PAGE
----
Emigrants were sent out into the world until World War II. After the war, some emigration still continued, but in keeping with the economic growth of Japan, the emigration projects became fewer and eventually disappeared.
The Hiroshima Prefecture Archive
The Hiroshima Prefecture was the most active when it came to emigration. That’s why the Hiroshima Prefectural Archive is the only archive in Japan to have a complete record of their kaigai-ryoken-kafu hyo ( 海外旅券下付表): “overseas visas issued.” The “overseas visas issued” is a sort of passport register of the emigrants at that time. Most of the prefectures in Japan have their own archives, but having such detailed records is uncommon. Any visitors to the Hiroshima Prefectural Archive can dig into the records and find information on any person that emigrated from the country at the time.
Unfortunately, these records are not digitized. To check the records, one must go in person and comb through the thousands of papers stored there. If you don’t read Japanese, it’s recommended to bring someone who can help you, as the records are written in old-style Japanese and are not easy to read, even for a native speaker. However, the archive staff are always happy to help guests with translating the old-style handwriting.
Mr. Akira Nishimura, a researcher at Hiroshima Prefectural Archive, says “sometimes we have visitors from abroad. They come here to find something about their roots. We are always happy to help them.”
Hiroshima Prefectural Archive (広島県立文書館）
Address: Senda-cho 3-7-47, Naka-ku, Hiroshima, Japan 730-0052
Phone number: +81 82 245 8444
Fax: +81 82 245 4541
Email address: [email protected]
Note: English is not available.
Who will find it useful to come to the Hiroshima Prefectural Archive and view the Kaigai Ryoken Kafu-hyo?
Japan uses the koseki system and everyone can access direct ancestral line information through it. For example, if you have the correct full name and the birthplace of your great-grandmother, and have an official document proving that you are her direct descendant, you can access her koseki. There, you’ll find the following information: her parents’ names, her siblings’ names, her birth address, her death address, who she married, and her children’s names.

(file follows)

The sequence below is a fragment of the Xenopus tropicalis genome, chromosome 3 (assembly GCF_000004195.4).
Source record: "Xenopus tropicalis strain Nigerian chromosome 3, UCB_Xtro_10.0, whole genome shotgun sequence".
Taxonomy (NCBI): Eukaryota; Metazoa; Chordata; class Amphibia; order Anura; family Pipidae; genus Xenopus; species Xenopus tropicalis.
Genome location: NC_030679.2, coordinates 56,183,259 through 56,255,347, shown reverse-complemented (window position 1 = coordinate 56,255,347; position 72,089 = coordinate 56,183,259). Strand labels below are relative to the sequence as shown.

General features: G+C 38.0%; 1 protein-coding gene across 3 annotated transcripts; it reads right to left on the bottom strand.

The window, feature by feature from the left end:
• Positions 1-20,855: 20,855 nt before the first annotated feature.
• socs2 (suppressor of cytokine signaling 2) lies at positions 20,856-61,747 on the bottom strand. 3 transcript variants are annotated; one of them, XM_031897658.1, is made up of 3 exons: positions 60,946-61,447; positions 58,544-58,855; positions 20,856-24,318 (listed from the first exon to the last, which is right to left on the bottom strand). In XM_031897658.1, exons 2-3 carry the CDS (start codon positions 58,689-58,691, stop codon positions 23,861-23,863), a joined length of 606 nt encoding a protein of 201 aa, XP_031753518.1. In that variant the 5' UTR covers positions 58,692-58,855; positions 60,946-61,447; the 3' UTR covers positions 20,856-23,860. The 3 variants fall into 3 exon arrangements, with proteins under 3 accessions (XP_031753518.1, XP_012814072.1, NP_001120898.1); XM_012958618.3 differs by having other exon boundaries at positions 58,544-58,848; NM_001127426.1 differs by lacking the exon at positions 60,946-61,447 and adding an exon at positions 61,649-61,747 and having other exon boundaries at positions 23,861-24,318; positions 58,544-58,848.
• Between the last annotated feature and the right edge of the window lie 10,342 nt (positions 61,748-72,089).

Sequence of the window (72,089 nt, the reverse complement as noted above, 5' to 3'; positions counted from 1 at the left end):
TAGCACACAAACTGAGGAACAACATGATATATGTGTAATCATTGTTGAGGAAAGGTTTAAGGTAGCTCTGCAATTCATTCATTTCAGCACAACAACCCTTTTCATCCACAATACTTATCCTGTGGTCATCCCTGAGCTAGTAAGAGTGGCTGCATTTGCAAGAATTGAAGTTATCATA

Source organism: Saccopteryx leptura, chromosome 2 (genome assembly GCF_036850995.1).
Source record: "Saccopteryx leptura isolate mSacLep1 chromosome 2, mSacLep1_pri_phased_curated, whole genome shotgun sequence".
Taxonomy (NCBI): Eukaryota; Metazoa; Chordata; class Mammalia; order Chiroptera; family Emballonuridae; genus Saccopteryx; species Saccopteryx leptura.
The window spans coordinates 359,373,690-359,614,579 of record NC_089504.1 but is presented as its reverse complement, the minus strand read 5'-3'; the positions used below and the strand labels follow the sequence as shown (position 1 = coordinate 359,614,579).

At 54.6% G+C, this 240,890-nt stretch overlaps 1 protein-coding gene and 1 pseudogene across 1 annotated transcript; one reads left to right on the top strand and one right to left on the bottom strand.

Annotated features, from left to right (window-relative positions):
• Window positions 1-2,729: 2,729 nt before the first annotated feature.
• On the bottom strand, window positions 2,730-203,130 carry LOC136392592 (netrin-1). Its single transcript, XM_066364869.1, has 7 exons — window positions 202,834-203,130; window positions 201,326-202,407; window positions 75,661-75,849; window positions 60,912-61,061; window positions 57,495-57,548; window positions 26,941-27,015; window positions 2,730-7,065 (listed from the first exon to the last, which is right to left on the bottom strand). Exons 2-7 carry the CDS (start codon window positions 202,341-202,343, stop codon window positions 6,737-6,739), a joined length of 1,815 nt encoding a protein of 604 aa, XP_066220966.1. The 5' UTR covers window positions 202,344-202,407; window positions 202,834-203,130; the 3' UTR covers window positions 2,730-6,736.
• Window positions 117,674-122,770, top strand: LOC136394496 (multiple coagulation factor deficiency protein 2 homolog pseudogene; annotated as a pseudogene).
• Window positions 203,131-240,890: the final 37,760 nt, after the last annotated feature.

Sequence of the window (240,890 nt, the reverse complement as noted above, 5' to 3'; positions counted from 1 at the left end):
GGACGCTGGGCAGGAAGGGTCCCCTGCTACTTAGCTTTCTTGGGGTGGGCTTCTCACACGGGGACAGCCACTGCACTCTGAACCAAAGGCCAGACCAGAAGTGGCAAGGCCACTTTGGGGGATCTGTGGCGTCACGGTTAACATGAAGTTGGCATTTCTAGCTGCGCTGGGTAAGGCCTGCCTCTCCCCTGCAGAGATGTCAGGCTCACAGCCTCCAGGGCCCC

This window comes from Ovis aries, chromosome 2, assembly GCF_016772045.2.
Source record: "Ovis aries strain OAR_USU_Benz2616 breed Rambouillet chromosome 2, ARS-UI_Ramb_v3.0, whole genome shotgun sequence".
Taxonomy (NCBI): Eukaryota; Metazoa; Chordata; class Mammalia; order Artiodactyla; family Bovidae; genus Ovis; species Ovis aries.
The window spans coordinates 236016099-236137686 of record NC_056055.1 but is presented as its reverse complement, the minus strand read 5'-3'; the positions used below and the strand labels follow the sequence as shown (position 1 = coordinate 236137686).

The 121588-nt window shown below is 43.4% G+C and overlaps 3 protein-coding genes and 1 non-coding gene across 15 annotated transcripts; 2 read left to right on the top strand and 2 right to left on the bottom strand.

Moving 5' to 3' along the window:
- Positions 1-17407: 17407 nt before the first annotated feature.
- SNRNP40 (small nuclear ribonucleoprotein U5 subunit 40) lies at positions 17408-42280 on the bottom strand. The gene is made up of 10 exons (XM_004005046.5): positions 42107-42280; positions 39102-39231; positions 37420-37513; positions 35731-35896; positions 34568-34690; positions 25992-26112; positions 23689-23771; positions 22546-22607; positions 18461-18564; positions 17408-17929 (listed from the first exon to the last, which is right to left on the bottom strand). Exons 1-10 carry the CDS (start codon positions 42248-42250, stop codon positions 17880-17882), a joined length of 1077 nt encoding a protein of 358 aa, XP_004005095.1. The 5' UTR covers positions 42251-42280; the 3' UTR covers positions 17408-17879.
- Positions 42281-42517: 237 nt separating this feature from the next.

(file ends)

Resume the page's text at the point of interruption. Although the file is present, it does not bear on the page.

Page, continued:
What information will Kaigai Ryoken Kafu-hyo give you?
Kaigai Ryoken Kafu-hyo are open to the public. One can access the archive with the information below:
- Your ancestor’s name
- The approximate year he or she left Japan
- Their approximate age
Kaigai Ryoken Kafu-hyo has a section for each prefecture. Each prefecture’s records have the names of emigrants with the information below:
- Passport number
- Full name
- Address in Japan
- The date (year, month) when he or she left Japan
- Purpose of going abroad, ex. agriculture, language student, railroad worker, mason
You may be able to find the answers to these questions at the Hiroshima Prefectural Archive using the address of your ancestor:
- What kind of village did he or she live in?
- What was the history of the community he or she lived in?
- What kind of lifestyle did he or she have?
The staff there will advise you on how to find the answers to your questions.
The other archive: Museum of Japanese Emigrants to Hawaii
If you are Hawaiian and looking for information on your Japanese ancestors, please access this museum. They have information solely on emigrants from Japan to Hawaii. Currently, they have digitized records of about 106,000 Japanese emigrants to Hawaii.
Museum of Japanese Emigrants to Hawaii Address:
2144 Nishiyashiro, Suooshima-cho, Oshima-gun,
Yamaguchi prefecture, Japan 742-2103
Phone number: +81 820 74 4082
Email: [email protected]
Hiroshima Prefecture, October 20, 1993
Special thanks to
Mr. Akira Nishimura (researcher at Hiroshima Prefecture Archive)
Ms. Yuko Shimomukai (staff member at Hiroshima Prefecture Archive)
At Legacy Tree, our genealogists are skilled at finding hard-to-obtain records. With researchers all over the globe, there are few places beyond our reach. Contact us today for a free quote!